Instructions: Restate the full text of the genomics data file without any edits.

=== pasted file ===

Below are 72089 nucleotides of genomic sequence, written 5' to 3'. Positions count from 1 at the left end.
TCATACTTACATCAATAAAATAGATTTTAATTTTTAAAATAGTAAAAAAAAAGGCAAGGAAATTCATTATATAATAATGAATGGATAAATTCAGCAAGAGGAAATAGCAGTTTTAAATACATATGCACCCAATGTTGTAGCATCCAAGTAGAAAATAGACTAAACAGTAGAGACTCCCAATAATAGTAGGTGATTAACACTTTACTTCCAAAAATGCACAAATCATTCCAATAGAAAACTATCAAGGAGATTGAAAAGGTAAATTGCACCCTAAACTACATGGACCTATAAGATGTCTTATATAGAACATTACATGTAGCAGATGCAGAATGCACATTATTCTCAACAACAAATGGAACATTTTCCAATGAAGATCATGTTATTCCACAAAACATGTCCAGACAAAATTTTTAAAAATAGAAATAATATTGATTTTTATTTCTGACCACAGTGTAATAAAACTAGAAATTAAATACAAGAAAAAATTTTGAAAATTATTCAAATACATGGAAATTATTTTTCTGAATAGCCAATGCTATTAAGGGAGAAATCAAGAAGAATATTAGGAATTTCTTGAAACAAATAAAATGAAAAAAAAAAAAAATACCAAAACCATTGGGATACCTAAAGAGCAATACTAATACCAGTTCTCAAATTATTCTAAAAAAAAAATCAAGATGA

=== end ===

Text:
Below are 72089 nucleotides of genomic sequence, written 5' to 3'. Positions count from 1 at the left end.
TCATACTTACATCAATAAAATAGATTTTAATTTTTAAAATAGTAAAAAAAAAGGCAAGGAAATTCATTATATAATAATGAATGGATAAATTCAGCAAGAGGAAATAGCAGTTTTAAATACATATGCACCCAATGTTGTAGCATCCAAGTAGAAAATAGACTAAACAGTAGAGACTCCCAATAATAGTAGGTGATTAACACTTTACTTCCAAAAATGCACAAATCATTCCAATAGAAAACTATCAAGGAGATTGAAAAGGTAAATTGCACCCTAAACTACATGGACCTATAAGATGTCTTATATAGAACATTACATGTAGCAGATGCAGAATGCACATTATTCTCAACAACAAATGGAACATTTTCCAATGAAGATCATGTTATTCCACAAAACATGTCCAGACAAAATTTTTAAAAATAGAAATAATATTGATTTTTATTTCTGACCACAGTGTAATAAAACTAGAAATTAAATACAAGAAAAAATTTTGAAAATTATTCAAATACATGGAAATTATTTTTCTGAATAGCCAATGCTATTAAGGGAGAAATCAAGAAGAATATTAGGAATTTCTTGAAACAAATAAAATGAAAAAAAAAAAAAATACCAAAACCATTGGGATACCTAAAGAGCAATACTAATACCAGTTCTCAAATTATTCTAAAAAAAAAATCAAGATGA